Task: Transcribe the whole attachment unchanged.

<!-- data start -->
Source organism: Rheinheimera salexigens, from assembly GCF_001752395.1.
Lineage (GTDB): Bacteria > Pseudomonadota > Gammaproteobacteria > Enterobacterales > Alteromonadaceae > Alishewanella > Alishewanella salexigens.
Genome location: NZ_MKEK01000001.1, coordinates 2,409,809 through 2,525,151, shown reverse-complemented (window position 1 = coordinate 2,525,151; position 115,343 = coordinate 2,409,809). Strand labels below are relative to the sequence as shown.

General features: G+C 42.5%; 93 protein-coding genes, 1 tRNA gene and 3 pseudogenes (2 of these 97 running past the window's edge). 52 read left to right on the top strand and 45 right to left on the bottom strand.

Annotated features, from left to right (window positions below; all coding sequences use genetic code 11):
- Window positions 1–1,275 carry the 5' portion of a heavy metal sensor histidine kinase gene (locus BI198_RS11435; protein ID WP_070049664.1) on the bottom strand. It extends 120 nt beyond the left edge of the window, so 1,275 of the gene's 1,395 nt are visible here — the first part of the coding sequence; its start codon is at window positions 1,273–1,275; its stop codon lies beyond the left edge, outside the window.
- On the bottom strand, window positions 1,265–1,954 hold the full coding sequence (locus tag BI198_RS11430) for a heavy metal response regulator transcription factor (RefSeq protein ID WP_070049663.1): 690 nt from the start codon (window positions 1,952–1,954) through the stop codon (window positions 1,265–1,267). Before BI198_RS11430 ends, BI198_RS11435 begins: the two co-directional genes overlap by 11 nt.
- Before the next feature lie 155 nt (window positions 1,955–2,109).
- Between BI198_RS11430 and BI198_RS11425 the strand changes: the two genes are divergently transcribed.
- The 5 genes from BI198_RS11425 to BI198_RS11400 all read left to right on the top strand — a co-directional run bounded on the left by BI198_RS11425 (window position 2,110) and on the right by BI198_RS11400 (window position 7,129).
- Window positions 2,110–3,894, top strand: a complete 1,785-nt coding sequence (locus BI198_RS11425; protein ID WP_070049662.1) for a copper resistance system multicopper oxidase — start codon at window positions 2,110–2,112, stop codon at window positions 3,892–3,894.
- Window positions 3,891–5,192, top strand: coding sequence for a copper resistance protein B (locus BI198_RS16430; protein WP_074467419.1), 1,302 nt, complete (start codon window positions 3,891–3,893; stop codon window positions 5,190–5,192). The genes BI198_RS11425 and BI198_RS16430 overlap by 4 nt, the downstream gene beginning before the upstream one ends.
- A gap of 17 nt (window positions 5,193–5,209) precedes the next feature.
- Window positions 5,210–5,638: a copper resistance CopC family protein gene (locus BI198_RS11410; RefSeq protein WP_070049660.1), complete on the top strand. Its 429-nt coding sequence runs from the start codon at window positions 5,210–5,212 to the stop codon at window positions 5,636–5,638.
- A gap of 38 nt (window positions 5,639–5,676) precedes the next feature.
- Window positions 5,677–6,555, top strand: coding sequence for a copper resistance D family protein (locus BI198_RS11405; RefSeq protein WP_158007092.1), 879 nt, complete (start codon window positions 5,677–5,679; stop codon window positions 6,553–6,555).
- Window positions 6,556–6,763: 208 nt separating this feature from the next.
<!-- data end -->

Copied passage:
Source organism: Rheinheimera salexigens, from assembly GCF_001752395.1.
Lineage (GTDB): Bacteria > Pseudomonadota > Gammaproteobacteria > Enterobacterales > Alteromonadaceae > Alishewanella > Alishewanella salexigens.
Genome location: NZ_MKEK01000001.1, coordinates 2,409,809 through 2,525,151, shown reverse-complemented (window position 1 = coordinate 2,525,151; position 115,343 = coordinate 2,409,809). Strand labels below are relative to the sequence as shown.

General features: G+C 42.5%; 93 protein-coding genes, 1 tRNA gene and 3 pseudogenes (2 of these 97 running past the window's edge). 52 read left to right on the top strand and 45 right to left on the bottom strand.

Annotated features, from left to right (window positions below; all coding sequences use genetic code 11):
- Window positions 1–1,275 carry the 5' portion of a heavy metal sensor histidine kinase gene (locus BI198_RS11435; protein ID WP_070049664.1) on the bottom strand. It extends 120 nt beyond the left edge of the window, so 1,275 of the gene's 1,395 nt are visible here — the first part of the coding sequence; its start codon is at window positions 1,273–1,275; its stop codon lies beyond the left edge, outside the window.
- On the bottom strand, window positions 1,265–1,954 hold the full coding sequence (locus tag BI198_RS11430) for a heavy metal response regulator transcription factor (RefSeq protein ID WP_070049663.1): 690 nt from the start codon (window positions 1,952–1,954) through the stop codon (window positions 1,265–1,267). Before BI198_RS11430 ends, BI198_RS11435 begins: the two co-directional genes overlap by 11 nt.
- Before the next feature lie 155 nt (window positions 1,955–2,109).
- Between BI198_RS11430 and BI198_RS11425 the strand changes: the two genes are divergently transcribed.
- The 5 genes from BI198_RS11425 to BI198_RS11400 all read left to right on the top strand — a co-directional run bounded on the left by BI198_RS11425 (window position 2,110) and on the right by BI198_RS11400 (window position 7,129).
- Window positions 2,110–3,894, top strand: a complete 1,785-nt coding sequence (locus BI198_RS11425; protein ID WP_070049662.1) for a copper resistance system multicopper oxidase — start codon at window positions 2,110–2,112, stop codon at window positions 3,892–3,894.
- Window positions 3,891–5,192, top strand: coding sequence for a copper resistance protein B (locus BI198_RS16430; protein WP_074467419.1), 1,302 nt, complete (start codon window positions 3,891–3,893; stop codon window positions 5,190–5,192). The genes BI198_RS11425 and BI198_RS16430 overlap by 4 nt, the downstream gene beginning before the upstream one ends.
- A gap of 17 nt (window positions 5,193–5,209) precedes the next feature.
- Window positions 5,210–5,638: a copper resistance CopC family protein gene (locus BI198_RS11410; RefSeq protein WP_070049660.1), complete on the top strand. Its 429-nt coding sequence runs from the start codon at window positions 5,210–5,212 to the stop codon at window positions 5,636–5,638.
- A gap of 38 nt (window positions 5,639–5,676) precedes the next feature.
- Window positions 5,677–6,555, top strand: coding sequence for a copper resistance D family protein (locus BI198_RS11405; RefSeq protein WP_158007092.1), 879 nt, complete (start codon window positions 5,677–5,679; stop codon window positions 6,553–6,555).
- Window positions 6,556–6,763: 208 nt separating this feature from the next.